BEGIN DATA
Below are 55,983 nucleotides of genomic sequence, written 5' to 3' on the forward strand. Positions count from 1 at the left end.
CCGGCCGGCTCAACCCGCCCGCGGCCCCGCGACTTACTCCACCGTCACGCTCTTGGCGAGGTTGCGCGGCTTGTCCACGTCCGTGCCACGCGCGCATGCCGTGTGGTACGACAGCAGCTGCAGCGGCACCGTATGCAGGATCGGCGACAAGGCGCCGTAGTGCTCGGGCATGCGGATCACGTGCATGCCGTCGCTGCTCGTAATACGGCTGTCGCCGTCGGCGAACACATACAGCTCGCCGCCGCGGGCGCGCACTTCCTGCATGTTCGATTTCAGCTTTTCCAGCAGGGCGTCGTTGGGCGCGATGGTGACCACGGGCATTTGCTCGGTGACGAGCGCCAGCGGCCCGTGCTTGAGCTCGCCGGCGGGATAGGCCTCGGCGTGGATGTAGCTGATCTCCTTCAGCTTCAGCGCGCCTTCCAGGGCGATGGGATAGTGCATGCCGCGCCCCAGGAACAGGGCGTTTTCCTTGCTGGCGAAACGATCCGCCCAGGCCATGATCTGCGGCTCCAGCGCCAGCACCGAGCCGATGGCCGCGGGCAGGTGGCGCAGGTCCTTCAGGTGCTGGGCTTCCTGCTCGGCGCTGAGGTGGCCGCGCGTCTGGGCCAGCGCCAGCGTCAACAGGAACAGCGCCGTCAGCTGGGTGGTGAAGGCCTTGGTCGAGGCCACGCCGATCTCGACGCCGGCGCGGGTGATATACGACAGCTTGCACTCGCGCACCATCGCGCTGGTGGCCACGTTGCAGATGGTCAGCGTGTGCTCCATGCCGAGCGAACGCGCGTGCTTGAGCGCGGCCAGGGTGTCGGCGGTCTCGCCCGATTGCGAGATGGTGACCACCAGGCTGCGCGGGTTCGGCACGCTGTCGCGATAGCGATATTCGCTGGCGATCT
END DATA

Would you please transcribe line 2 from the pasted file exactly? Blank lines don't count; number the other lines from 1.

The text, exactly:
CCGGCCGGCTCAACCCGCCCGCGGCCCCGCGACTTACTCCACCGTCACGCTCTTGGCGAGGTTGCGCGGCTTGTCCACGTCCGTGCCACGCGCGCATGCCGTGTGGTACGACAGCAGCTGCAGCGGCACCGTATGCAGGATCGGCGACAAGGCGCCGTAGTGCTCGGGCATGCGGATCACGTGCATGCCGTCGCTGCTCGTAATACGGCTGTCGCCGTCGGCGAACACATACAGCTCGCCGCCGCGGGCGCGCACTTCCTGCATGTTCGATTTCAGCTTTTCCAGCAGGGCGTCGTTGGGCGCGATGGTGACCACGGGCATTTGCTCGGTGACGAGCGCCAGCGGCCCGTGCTTGAGCTCGCCGGCGGGATAGGCCTCGGCGTGGATGTAGCTGATCTCCTTCAGCTTCAGCGCGCCTTCCAGGGCGATGGGATAGTGCATGCCGCGCCCCAGGAACAGGGCGTTTTCCTTGCTGGCGAAACGATCCGCCCAGGCCATGATCTGCGGCTCCAGCGCCAGCACCGAGCCGATGGCCGCGGGCAGGTGGCGCAGGTCCTTCAGGTGCTGGGCTTCCTGCTCGGCGCTGAGGTGGCCGCGCGTCTGGGCCAGCGCCAGCGTCAACAGGAACAGCGCCGTCAGCTGGGTGGTGAAGGCCTTGGTCGAGGCCACGCCGATCTCGACGCCGGCGCGGGTGATATACGACAGCTTGCACTCGCGCACCATCGCGCTGGTGGCCACGTTGCAGATGGTCAGCGTGTGCTCCATGCCGAGCGAACGCGCGTGCTTGAGCGCGGCCAGGGTGTCGGCGGTCTCGCCCGATTGCGAGATGGTGACCACCAGGCTGCGCGGGTTCGGCACGCTGTCGCGATAGCGATATTCGCTGGCGATCT